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Old 06-03-2010, 08:02 PM   #1
TacoGuthrie
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Default does it matter what kind of yeast to pitch @ bottling time?

I've got an ale I made with Nottingham. It's been in the secondary a while and I added Gelatin so I would like to add some dry yeast to ensure good carbonation.

Does it matter what kind of dry yeast I use? I have some packets I probably won't use for brewing that I'd rather use here than a s-05 or Nottingham (which I dont have any more of anyway?

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Old 06-03-2010, 08:06 PM   #2
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Originally Posted by TacoGuthrie View Post
I've got an ale I made with Nottingham. It's been in the secondary a while and I added Gelatin so I would like to add some dry yeast to ensure good carbonation.

Does it matter what kind of dry yeast I use? I have some packets I probably won't use for brewing that I'd rather use here than a s-05 or Nottingham (which I dont have any more of anyway?

What's a long time? I don't think it will matter. I have secondaried (Now it's a verb) a "long time" and never repitched. whatever ya got would work safeale or somesuch
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Old 06-03-2010, 08:08 PM   #3
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You didn't ask, but I'd be very surprised if you need to add yeast for bottle conditioning. In the event that you do, unless you have a very high gravity beer, the type of yeast won't matter.

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Old 06-03-2010, 08:13 PM   #4
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Unless it's sat like a year, there is no need to pitch more yeast at bottling.

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Old 06-03-2010, 08:19 PM   #5
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It's only a 1.055 beer and has been in the secondary a little more than a month.

I had planned on adding yeast because I have been reading how gelation will clean up some of the yeast the corn sugar would normally use to carbonate.

I am not that experienced with Gelatin but the beer I am drinking now is the first time I used it and it is much less carbed than previous batches when I didn't use Gelatin.

It doesn't seem like more bottle conditioning time is improving carb as it is now 5 weeks in the bottle and there is no change in my beer since 2 weeks.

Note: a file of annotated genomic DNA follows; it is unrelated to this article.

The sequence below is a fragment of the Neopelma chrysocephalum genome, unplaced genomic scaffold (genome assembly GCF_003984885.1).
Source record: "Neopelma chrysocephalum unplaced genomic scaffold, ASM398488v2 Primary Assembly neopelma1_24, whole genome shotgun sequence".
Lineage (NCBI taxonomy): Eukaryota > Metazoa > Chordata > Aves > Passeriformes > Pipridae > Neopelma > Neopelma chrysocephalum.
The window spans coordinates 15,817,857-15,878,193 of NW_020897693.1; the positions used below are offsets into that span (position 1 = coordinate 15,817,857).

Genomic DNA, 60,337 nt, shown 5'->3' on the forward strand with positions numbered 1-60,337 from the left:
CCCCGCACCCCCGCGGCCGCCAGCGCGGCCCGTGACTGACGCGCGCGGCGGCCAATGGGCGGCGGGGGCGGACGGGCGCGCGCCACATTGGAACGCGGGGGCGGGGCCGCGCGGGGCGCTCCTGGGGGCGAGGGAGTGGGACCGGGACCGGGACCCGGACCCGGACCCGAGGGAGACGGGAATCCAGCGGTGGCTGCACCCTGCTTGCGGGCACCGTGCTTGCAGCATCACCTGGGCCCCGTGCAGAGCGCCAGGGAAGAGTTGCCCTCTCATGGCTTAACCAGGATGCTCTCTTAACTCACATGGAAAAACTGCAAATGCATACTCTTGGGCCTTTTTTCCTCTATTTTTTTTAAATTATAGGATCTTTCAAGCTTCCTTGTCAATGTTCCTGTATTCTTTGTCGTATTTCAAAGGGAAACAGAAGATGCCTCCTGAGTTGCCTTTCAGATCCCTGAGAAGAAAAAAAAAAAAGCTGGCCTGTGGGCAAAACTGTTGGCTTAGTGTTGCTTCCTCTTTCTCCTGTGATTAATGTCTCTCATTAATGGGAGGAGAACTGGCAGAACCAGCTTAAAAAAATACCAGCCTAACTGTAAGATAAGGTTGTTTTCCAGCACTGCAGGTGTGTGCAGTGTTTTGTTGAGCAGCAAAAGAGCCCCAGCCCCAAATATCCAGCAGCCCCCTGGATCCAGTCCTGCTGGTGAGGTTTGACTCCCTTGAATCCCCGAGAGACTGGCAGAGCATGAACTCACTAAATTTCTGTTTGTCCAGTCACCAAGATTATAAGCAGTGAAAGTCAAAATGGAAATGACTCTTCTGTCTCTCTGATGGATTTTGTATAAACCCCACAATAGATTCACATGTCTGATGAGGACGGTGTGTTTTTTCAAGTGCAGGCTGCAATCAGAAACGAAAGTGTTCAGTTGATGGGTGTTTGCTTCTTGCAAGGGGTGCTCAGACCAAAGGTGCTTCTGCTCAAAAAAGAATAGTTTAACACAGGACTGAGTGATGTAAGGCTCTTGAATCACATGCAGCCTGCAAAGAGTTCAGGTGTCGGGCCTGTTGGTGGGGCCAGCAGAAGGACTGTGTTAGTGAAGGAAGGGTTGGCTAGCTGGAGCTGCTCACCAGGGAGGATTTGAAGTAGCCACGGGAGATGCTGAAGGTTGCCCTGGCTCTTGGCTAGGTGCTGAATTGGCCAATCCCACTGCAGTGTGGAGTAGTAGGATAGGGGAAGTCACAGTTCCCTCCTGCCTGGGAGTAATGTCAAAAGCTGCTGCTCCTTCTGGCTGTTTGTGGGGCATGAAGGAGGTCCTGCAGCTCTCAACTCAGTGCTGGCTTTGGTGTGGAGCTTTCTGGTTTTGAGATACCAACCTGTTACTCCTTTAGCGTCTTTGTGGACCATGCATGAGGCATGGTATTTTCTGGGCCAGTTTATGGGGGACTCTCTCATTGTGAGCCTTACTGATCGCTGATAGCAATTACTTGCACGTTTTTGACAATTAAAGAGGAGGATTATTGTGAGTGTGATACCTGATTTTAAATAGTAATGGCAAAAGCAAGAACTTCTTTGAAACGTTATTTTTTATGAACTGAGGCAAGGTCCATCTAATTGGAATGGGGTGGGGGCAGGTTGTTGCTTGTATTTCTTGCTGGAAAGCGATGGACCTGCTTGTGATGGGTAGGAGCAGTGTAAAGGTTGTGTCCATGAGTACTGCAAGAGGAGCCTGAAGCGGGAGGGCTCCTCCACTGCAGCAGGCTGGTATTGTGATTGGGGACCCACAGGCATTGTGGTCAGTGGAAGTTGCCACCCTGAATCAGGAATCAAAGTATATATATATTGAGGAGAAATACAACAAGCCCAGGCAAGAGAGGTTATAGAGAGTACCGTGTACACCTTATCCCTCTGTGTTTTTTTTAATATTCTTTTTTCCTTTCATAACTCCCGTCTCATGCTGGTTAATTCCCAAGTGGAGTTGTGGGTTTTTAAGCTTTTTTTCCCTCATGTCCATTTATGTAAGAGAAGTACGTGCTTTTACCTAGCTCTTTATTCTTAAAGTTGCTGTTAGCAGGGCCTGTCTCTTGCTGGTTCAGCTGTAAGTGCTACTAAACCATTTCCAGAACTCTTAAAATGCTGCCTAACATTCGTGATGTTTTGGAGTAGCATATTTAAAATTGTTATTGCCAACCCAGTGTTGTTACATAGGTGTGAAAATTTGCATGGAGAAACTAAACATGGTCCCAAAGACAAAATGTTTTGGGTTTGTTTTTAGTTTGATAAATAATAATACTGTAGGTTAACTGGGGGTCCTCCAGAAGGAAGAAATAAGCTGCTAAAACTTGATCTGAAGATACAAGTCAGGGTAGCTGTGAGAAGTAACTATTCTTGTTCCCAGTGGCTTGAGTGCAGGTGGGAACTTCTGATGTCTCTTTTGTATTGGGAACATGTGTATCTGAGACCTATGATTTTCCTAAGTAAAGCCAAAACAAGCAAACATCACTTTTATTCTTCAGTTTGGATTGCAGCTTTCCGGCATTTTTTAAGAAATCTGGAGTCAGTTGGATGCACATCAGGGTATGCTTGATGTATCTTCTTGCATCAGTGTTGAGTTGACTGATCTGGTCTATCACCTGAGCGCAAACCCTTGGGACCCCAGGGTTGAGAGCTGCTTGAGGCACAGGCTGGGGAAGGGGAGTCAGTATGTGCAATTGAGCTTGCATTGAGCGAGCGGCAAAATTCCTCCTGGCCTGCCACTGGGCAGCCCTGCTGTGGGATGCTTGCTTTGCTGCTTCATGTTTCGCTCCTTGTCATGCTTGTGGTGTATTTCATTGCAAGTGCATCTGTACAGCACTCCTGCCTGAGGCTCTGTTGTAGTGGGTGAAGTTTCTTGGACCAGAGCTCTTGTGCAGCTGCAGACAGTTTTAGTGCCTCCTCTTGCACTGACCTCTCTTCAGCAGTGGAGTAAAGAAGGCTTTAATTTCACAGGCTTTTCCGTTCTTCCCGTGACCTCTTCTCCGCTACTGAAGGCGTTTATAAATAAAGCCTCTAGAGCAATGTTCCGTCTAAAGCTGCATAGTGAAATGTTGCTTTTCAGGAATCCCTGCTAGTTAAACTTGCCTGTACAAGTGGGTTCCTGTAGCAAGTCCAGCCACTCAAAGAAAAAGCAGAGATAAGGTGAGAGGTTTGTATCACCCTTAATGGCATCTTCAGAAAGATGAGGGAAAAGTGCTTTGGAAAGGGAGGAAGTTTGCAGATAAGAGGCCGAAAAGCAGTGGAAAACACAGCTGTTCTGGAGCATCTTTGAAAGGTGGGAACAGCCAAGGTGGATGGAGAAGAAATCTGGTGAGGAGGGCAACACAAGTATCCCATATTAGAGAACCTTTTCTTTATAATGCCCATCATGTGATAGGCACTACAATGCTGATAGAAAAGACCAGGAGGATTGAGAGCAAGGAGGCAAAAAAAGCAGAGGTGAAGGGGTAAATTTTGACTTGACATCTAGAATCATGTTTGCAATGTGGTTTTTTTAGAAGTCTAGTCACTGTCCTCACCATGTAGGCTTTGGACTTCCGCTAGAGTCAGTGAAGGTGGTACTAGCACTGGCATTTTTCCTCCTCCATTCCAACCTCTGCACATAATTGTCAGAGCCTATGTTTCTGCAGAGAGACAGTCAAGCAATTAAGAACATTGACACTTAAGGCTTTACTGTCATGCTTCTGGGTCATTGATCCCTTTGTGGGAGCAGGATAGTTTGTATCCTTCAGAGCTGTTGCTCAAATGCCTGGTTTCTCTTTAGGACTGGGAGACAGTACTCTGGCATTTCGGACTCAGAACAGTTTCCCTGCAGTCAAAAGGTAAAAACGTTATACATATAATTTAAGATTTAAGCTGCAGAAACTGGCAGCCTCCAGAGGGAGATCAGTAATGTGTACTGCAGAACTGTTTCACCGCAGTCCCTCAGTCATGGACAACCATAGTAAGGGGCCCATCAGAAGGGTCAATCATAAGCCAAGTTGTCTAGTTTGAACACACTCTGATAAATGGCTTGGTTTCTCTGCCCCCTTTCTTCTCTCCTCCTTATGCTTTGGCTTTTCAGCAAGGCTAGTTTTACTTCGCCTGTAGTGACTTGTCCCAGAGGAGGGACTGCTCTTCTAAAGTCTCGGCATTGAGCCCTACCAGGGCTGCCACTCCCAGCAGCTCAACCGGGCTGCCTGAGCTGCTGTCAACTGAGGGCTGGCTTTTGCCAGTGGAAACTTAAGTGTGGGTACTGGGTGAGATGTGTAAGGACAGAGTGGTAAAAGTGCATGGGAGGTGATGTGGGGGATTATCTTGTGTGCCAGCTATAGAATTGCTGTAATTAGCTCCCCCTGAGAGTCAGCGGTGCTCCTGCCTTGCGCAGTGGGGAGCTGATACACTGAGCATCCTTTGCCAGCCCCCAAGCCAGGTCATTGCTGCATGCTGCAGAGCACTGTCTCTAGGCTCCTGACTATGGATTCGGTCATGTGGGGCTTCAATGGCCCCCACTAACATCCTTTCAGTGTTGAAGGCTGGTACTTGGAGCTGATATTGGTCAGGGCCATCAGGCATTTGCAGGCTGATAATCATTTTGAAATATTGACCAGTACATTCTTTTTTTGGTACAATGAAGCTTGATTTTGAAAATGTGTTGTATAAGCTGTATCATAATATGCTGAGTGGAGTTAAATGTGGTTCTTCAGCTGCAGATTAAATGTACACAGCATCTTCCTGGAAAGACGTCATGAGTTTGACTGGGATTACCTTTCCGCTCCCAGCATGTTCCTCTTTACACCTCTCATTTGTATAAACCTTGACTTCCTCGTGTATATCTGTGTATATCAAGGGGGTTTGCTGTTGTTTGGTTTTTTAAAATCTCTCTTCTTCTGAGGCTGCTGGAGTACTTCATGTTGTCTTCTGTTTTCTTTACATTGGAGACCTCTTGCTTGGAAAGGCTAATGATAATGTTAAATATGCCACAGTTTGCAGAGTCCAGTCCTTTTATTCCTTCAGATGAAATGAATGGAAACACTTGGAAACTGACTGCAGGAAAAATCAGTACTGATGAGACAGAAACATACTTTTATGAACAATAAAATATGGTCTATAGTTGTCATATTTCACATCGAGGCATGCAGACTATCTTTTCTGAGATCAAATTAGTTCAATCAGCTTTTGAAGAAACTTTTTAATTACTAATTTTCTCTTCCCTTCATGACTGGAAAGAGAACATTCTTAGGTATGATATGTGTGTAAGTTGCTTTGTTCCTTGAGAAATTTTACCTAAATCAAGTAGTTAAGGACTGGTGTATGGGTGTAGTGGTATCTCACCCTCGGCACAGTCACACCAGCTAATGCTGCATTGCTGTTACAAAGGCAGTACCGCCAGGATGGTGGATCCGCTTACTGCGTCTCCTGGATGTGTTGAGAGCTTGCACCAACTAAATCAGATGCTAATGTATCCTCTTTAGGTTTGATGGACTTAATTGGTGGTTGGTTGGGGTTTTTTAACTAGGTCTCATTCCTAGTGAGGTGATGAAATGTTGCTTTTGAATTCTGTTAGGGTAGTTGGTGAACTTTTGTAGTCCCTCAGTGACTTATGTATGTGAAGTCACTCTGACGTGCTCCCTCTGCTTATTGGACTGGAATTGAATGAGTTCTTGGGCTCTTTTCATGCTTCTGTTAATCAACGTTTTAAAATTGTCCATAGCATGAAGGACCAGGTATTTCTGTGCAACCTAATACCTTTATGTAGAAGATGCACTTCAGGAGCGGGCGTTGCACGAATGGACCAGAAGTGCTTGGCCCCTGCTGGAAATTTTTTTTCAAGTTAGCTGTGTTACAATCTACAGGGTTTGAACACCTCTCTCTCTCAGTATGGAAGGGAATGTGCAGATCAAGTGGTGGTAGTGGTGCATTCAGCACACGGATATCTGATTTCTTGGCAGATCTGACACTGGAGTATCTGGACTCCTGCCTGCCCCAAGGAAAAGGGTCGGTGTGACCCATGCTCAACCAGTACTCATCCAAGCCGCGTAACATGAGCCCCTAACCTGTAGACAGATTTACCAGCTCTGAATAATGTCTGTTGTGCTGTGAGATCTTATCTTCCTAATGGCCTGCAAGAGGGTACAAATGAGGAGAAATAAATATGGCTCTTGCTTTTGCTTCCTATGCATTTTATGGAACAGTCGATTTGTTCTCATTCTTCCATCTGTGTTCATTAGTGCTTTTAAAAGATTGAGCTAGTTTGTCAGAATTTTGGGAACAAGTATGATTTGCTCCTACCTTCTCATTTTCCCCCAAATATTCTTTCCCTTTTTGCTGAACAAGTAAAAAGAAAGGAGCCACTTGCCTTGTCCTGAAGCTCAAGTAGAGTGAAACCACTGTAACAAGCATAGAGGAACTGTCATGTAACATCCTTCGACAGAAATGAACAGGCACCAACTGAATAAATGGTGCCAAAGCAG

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Old 06-03-2010, 08:21 PM   #6
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I

It doesn't seem like more bottle conditioning time is improving carb as it is now 5 weeks in the bottle and there is no change in my beer since 2 weeks.
Wait, is it in SECONDARY or is it in the bottle? I'm confused by your answer.

If it's in the bottle, what temp are you storing them at?
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Old 06-03-2010, 08:39 PM   #7
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Sorry to be clearer I have talked about two different batches.

Batch 1
- I am drinking it now.
-Been in the bottle 5 weeks.
-Used Gelatin in secondary.
-Not as carbed as I would like it to be or as much as previous batches using same amount of corn sugar.
- Bottles are stored around 65F

Batch 2
-Is in the secondary right now and has been for over a month.
-Gelatin has been in secondary
-Will be bottling this weekend.
-I want to add yeast to improve carbonation lost by yeast eating gelatin.


Does that help clear up confusion Revvy?

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Old 06-03-2010, 08:44 PM   #8
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Sorry to be clearer I have talked about two different batches.

Batch 1

- Bottles are stored around 65F
This is the reason the bottles aren't carbed to your liking.....5 degrees may not seem like a big deal to you, but it is to the yeasties. Your beers need to be above 70 to carb effectively. I can understand why at 5 weeks they're not carbed to your liking yet....

The 3 weeks at 70 degrees+, that that we recommend is the minimum time it takes for average gravity beers to carbonate and condition. Higher grav beers take longer.

Stouts and porters have taken me between 6 and 8 weeks to carb up..I have a 1.090 Belgian strong that took three months to carb up.

Mover them to a warmer spot, agitate the bottles to rouse the yeast, and give them a couple more weeks.

Everything you need to know about carbing and conditioning, can be found here Of Patience and Bottle Conditioning.

You don't need to add more yeast at bottling, you need them warmer that you have them, and they yeast will do their jobs just fine.
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Old 06-03-2010, 08:53 PM   #9
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Those are good tips Revvy.

I'll move the bottles for the first batch and probably skip the yeast for the second. I'm more a fan of keeping it simple anyway.

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